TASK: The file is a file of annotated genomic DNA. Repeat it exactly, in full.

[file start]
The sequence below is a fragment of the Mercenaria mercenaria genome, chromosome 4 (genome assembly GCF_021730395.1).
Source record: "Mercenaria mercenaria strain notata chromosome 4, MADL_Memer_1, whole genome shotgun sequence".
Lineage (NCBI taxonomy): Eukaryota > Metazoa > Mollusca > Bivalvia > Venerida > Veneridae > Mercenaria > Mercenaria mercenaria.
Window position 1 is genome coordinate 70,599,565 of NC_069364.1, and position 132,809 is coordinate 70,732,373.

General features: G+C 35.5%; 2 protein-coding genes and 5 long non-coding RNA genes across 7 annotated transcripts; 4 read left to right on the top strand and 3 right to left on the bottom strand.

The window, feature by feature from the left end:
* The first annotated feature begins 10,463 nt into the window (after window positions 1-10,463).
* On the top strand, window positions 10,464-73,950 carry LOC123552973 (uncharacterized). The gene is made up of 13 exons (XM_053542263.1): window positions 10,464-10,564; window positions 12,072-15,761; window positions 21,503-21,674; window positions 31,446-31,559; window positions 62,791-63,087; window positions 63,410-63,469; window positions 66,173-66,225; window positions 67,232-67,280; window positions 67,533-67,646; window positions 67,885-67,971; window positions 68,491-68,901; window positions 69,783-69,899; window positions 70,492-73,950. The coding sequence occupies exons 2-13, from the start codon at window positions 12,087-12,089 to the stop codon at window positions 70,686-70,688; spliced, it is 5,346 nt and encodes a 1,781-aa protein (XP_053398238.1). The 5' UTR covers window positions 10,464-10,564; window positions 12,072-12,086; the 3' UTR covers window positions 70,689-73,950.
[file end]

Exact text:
The sequence below is a fragment of the Mercenaria mercenaria genome, chromosome 4 (genome assembly GCF_021730395.1).
Source record: "Mercenaria mercenaria strain notata chromosome 4, MADL_Memer_1, whole genome shotgun sequence".
Lineage (NCBI taxonomy): Eukaryota > Metazoa > Mollusca > Bivalvia > Venerida > Veneridae > Mercenaria > Mercenaria mercenaria.
Window position 1 is genome coordinate 70,599,565 of NC_069364.1, and position 132,809 is coordinate 70,732,373.

General features: G+C 35.5%; 2 protein-coding genes and 5 long non-coding RNA genes across 7 annotated transcripts; 4 read left to right on the top strand and 3 right to left on the bottom strand.

The window, feature by feature from the left end:
* The first annotated feature begins 10,463 nt into the window (after window positions 1-10,463).
* On the top strand, window positions 10,464-73,950 carry LOC123552973 (uncharacterized). The gene is made up of 13 exons (XM_053542263.1): window positions 10,464-10,564; window positions 12,072-15,761; window positions 21,503-21,674; window positions 31,446-31,559; window positions 62,791-63,087; window positions 63,410-63,469; window positions 66,173-66,225; window positions 67,232-67,280; window positions 67,533-67,646; window positions 67,885-67,971; window positions 68,491-68,901; window positions 69,783-69,899; window positions 70,492-73,950. The coding sequence occupies exons 2-13, from the start codon at window positions 12,087-12,089 to the stop codon at window positions 70,686-70,688; spliced, it is 5,346 nt and encodes a 1,781-aa protein (XP_053398238.1). The 5' UTR covers window positions 10,464-10,564; window positions 12,072-12,086; the 3' UTR covers window positions 70,689-73,950.